Interactive virtual agents (IVAs) built on conversational AI are the future of customer engagement. Yet, slightly over 72% of pharma marketers lack a dedicated budget for these technologies. Investment in IVAs is critical to enhance the effectiveness of digital platforms such as brand websites, which continue to be the main endpoint for campaigns despite their high bounce rates.

The right conversational AI has clear benefits — including an increase in high-value activities, improved user experience and valuable first-party data collection. Marketers need to recognize the importance of adopting this new technology to meet consumer expectations for immediate, meaningful and compliant interactions, and budget for it accordingly, or else risk being left behind by competitors that do embrace, purchase and implement it.

During a recent panel discussion at MM+M Transform sponsored by Swoop, editor-at-large Marc Iskowitz sat down with a distinguished group of marketing executives to discuss the use of conversational AI tools and AI integration in pharma marketing. 

The role of conversational AI

Conversational AI/virtual agents have the potential to enhance the online user experience, however, many pharma brands struggle with where and how these tools fit into their marketing mix.

Beginning with provider interactions, conversational AI can “optimize your field sales force, reaching some places where sales can’t and also augment the role of your reps, making the interactions more impactful,” Jon Carnero, omnichannel marketing CX lead, GSK, said.

Participants agreed that the type of AI used to communicate with customers matters. Chatbots, for example, offer a limited button-driven experience for users that’s often frustrating. Alternatively, generative AI understands natural language and intent but may deliver false, hallucinated information and is far too risky for pharma.

On the other hand, “conversational AI is the Goldilocks, fully capable of understanding the input, the intent, the natural language — whether I ask if I can take this medicine or if my grandmother can — it understands the context of the conversation and only responds with approved medical information,” Peter Kane, VP of marketing, Swoop, explained. Ultimately, the goal is to “accelerate user’s speed to a clear answer while driving high-value actions such as pamphlet downloads. These actions typically lead to positive script behavior and provide marketers with highly valuable first-party data.”

AI integration in pharma marketing

Of course, any conversation about virtual engagement tools inevitably shifts to budgeting. In order to encourage adoption by leadership, it’s important to understand who the key stakeholders are.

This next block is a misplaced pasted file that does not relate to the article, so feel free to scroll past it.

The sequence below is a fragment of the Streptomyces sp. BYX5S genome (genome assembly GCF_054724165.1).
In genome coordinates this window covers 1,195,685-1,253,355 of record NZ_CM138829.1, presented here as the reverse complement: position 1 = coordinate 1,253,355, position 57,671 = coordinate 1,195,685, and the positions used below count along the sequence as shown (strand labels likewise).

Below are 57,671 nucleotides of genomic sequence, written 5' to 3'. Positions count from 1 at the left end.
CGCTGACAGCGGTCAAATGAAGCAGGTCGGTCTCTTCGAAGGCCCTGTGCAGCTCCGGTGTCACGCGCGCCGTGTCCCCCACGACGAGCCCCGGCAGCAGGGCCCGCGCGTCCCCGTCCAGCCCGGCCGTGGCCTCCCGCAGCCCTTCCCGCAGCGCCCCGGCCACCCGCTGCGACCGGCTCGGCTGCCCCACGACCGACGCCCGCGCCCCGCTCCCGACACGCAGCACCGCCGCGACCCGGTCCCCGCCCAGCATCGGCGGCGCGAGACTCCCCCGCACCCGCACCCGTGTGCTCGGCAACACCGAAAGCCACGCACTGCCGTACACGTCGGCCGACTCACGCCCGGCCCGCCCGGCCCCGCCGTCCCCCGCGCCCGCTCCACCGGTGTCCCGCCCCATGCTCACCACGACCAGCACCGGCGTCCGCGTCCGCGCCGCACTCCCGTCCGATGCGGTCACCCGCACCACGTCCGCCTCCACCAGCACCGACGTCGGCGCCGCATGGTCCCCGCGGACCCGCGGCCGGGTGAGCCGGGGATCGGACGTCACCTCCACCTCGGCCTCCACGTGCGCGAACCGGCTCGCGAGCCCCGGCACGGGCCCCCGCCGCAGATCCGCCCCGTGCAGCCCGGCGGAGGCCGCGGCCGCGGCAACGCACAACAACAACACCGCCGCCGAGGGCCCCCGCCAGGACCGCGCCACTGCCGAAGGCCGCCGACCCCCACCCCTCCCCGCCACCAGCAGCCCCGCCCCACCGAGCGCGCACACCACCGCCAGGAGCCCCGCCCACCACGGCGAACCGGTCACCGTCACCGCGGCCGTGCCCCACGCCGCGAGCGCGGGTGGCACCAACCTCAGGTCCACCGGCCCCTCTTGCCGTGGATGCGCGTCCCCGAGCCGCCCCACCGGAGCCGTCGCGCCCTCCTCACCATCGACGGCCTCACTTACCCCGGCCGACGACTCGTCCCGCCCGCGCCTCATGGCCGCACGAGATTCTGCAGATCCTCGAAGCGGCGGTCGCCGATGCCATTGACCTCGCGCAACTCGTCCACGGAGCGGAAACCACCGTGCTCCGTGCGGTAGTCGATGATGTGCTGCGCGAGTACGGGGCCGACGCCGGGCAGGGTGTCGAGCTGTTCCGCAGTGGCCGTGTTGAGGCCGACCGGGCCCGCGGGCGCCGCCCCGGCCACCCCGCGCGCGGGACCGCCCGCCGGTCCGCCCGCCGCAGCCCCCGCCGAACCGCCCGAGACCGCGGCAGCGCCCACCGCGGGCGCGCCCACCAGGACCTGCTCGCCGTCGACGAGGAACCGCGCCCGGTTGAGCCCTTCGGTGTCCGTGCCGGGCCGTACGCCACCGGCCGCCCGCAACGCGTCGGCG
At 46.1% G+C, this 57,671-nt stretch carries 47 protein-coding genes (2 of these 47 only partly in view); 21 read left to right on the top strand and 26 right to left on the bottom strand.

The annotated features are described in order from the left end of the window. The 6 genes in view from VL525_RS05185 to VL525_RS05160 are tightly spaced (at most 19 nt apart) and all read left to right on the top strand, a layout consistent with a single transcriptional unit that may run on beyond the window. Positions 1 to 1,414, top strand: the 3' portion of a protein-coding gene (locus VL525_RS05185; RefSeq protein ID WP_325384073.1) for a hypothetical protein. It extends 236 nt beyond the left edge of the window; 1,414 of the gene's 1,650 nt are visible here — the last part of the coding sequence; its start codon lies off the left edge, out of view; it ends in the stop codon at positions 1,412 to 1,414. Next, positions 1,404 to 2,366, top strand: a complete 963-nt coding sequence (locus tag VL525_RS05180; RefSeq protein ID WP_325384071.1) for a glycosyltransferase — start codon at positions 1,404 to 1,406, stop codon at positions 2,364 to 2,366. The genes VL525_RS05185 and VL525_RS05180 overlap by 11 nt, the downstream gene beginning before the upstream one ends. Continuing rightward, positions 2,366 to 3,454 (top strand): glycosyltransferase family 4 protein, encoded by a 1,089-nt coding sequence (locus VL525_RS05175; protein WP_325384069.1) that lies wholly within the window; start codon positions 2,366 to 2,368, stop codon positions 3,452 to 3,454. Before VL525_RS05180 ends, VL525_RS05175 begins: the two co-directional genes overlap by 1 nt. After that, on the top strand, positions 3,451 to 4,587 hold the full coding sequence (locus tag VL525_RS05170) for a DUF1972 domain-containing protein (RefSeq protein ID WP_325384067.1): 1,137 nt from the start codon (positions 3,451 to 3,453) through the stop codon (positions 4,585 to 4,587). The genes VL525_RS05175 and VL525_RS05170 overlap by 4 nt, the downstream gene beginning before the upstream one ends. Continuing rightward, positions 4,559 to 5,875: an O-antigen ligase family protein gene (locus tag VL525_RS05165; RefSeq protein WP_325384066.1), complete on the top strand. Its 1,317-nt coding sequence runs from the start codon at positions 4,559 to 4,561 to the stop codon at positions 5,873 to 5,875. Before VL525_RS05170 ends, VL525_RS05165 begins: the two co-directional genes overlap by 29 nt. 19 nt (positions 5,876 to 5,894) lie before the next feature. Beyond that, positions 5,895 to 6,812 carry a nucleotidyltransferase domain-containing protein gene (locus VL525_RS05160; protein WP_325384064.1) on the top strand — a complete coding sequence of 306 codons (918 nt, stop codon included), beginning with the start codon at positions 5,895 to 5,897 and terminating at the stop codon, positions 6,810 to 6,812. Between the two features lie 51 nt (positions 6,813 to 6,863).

For instance, Alnylam Pharmaceuticals has made a commitment to invest in AI as an internal employee resource. The company “looked at all the corporate communication documents and surveyed the commonly asked questions by employees to find the type of input we actually need,” Kelly Le, global digital innovation lead, Alnylam Pharmaceuticals, said. “We embraced that experimentation early on and now we’re trying to apply it externally.” 

The integration of conversational AI into current pharmaceutical marketing, which largely drives customers to a static web experience, can help improve customer service, engagement and more. Pharma advertisements ultimately have two endpoints — “Talk to your doctor” or “Visit the website” —  those endpoints are a great starting point when assessing the potential impact of IVAs — especially considering about 80% of users immediately bounce and any further engagement is lost. 

“Determine what the strategy is in terms of where you’re sending them, what the ability to take intelligence from the conversations is to inform strategy, and if there is anything to change,” Kane recommended. “What we’re trying to do is understand what’s valuable in that conversational data and bring that to your business.”

Collecting first-party data

One of the standout benefits of implementing conversational AI is first-party data, which gives brands access to direct customer insights that can be applied to future marketing. Brands can leverage this data and use the voice-of-the-customer to better inform media strategies and create more effective messaging.

“The data that we can collect via this conversation can help us better understand the customer in terms of segmentation, where this person is in their journey and also the lexicon, how they are speaking and how we can adapt our agent to talk similarly or use it in our materials,” Le said.

First-party data allows for tasks, such as clustering analysis that can inform segmentation and profile personas. “We don’t have to stick with only a few personas, you can have a very rich narrative and very different dimensions of personas that you can then apply an omnichannel strategy to,” Felix Lee, U.S. digital healthcare medical head, Sanofi, explained.

Even if brands do not have a convenient interface for capturing data, they have access to valuable data from individuals and marketers through feedback from their sales teams as well as conversations or comments about the brand in the wild.

Armed with that information, brands can create more personalized web experiences that drive high-value activities. The key is collaboration. “The importance of that endpoint – that digital asset – no longer sits just in marketing,” Kane said. “There’s a much broader community that has to be influencing it.”